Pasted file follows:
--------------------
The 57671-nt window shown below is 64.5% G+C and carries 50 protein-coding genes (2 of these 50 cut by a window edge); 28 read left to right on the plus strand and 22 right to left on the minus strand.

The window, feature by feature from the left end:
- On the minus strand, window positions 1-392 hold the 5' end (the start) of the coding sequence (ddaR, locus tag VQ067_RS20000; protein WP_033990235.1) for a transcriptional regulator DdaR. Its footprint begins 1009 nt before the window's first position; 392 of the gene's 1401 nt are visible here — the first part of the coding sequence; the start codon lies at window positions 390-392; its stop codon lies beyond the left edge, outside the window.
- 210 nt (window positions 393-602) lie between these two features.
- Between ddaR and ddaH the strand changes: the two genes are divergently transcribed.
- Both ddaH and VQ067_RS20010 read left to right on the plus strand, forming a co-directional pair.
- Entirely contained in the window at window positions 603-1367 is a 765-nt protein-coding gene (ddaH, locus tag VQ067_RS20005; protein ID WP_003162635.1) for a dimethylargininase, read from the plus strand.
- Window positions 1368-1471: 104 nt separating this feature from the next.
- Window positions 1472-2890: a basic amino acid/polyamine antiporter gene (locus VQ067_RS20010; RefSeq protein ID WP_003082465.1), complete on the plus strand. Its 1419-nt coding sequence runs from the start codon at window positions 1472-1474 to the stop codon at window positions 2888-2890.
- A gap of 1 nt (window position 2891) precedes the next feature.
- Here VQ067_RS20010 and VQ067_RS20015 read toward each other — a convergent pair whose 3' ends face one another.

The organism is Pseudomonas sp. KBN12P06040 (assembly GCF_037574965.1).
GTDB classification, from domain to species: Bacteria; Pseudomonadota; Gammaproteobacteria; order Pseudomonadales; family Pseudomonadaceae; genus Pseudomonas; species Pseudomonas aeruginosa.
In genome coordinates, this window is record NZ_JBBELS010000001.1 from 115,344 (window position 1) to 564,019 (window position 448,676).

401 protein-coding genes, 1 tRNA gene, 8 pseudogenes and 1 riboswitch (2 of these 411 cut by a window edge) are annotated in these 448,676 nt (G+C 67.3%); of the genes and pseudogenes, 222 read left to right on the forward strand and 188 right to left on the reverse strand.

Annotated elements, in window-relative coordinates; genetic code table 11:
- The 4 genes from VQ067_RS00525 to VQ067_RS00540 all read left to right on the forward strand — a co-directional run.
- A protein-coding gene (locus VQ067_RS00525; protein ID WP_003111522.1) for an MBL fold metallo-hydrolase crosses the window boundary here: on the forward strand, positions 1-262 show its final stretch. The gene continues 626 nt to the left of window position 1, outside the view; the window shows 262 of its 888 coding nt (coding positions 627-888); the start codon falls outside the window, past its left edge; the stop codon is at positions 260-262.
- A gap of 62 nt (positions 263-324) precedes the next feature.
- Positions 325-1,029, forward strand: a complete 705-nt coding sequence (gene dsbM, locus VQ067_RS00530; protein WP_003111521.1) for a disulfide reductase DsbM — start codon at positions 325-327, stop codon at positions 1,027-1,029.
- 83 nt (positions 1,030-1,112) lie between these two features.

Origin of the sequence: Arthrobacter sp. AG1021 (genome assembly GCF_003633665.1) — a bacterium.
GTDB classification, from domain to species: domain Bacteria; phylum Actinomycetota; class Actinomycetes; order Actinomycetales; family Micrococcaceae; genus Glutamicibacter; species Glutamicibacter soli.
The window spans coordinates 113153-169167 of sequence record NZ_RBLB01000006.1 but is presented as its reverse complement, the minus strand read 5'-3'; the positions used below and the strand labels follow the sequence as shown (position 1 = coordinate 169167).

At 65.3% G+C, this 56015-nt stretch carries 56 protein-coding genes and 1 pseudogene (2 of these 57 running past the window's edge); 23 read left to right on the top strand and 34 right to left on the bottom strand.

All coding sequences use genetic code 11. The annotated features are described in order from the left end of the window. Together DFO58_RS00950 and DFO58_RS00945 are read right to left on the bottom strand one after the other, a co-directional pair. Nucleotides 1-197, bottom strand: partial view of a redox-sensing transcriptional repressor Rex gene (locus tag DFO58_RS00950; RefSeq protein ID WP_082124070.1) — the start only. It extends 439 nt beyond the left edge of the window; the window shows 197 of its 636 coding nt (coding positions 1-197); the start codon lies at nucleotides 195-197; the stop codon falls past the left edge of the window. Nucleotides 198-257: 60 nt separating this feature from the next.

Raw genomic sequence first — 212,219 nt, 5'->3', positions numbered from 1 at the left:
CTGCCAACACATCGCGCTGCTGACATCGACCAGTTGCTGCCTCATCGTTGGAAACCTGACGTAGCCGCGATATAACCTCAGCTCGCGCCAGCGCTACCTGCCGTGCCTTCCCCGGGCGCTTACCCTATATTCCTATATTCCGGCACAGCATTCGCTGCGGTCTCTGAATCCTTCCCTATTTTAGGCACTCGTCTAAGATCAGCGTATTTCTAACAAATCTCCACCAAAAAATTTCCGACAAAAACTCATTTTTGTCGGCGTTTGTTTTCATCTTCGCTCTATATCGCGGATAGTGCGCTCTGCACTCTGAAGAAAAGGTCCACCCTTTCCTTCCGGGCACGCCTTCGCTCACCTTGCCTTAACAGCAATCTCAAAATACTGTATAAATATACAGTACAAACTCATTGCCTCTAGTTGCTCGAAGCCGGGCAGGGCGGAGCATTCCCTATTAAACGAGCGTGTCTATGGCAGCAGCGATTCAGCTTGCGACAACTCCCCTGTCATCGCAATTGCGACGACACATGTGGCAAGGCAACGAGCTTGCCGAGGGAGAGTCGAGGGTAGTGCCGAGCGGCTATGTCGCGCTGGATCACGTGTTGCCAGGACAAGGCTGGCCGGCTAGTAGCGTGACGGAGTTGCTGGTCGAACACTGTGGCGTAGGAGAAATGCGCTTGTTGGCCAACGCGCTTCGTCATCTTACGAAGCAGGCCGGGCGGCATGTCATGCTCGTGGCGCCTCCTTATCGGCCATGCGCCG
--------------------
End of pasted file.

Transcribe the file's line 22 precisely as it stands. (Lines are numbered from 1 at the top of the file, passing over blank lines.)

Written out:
Origin of the sequence: Arthrobacter sp. AG1021 (genome assembly GCF_003633665.1) — a bacterium.